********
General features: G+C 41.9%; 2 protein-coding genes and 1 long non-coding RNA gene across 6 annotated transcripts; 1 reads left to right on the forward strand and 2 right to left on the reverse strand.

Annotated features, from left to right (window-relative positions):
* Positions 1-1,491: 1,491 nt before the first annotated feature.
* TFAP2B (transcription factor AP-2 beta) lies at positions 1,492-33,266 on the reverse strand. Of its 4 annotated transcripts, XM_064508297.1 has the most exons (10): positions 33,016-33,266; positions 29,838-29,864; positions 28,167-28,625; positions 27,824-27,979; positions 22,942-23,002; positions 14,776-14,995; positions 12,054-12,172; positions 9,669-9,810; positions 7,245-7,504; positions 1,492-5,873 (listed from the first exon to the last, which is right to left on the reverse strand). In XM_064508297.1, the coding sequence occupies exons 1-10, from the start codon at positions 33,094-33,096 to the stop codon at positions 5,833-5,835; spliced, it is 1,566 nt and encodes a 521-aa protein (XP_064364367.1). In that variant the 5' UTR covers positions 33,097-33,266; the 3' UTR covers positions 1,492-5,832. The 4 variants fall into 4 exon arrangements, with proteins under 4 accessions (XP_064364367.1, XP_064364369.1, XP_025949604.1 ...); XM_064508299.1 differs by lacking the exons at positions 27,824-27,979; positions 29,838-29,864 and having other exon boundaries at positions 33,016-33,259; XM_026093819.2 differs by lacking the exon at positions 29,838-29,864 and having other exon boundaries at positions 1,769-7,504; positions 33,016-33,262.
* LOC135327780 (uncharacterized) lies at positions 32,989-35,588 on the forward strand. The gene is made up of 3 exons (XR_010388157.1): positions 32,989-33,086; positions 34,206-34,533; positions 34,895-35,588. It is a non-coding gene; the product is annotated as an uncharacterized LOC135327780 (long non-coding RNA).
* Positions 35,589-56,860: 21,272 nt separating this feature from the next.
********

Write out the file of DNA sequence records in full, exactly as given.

General features: G+C 41.9%; 2 protein-coding genes and 1 long non-coding RNA gene across 6 annotated transcripts; 1 reads left to right on the forward strand and 2 right to left on the reverse strand.

Annotated features, from left to right (window-relative positions):
* Positions 1-1,491: 1,491 nt before the first annotated feature.
* TFAP2B (transcription factor AP-2 beta) lies at positions 1,492-33,266 on the reverse strand. Of its 4 annotated transcripts, XM_064508297.1 has the most exons (10): positions 33,016-33,266; positions 29,838-29,864; positions 28,167-28,625; positions 27,824-27,979; positions 22,942-23,002; positions 14,776-14,995; positions 12,054-12,172; positions 9,669-9,810; positions 7,245-7,504; positions 1,492-5,873 (listed from the first exon to the last, which is right to left on the reverse strand). In XM_064508297.1, the coding sequence occupies exons 1-10, from the start codon at positions 33,094-33,096 to the stop codon at positions 5,833-5,835; spliced, it is 1,566 nt and encodes a 521-aa protein (XP_064364367.1). In that variant the 5' UTR covers positions 33,097-33,266; the 3' UTR covers positions 1,492-5,832. The 4 variants fall into 4 exon arrangements, with proteins under 4 accessions (XP_064364367.1, XP_064364369.1, XP_025949604.1 ...); XM_064508299.1 differs by lacking the exons at positions 27,824-27,979; positions 29,838-29,864 and having other exon boundaries at positions 33,016-33,259; XM_026093819.2 differs by lacking the exon at positions 29,838-29,864 and having other exon boundaries at positions 1,769-7,504; positions 33,016-33,262.
* LOC135327780 (uncharacterized) lies at positions 32,989-35,588 on the forward strand. The gene is made up of 3 exons (XR_010388157.1): positions 32,989-33,086; positions 34,206-34,533; positions 34,895-35,588. It is a non-coding gene; the product is annotated as an uncharacterized LOC135327780 (long non-coding RNA).
* Positions 35,589-56,860: 21,272 nt separating this feature from the next.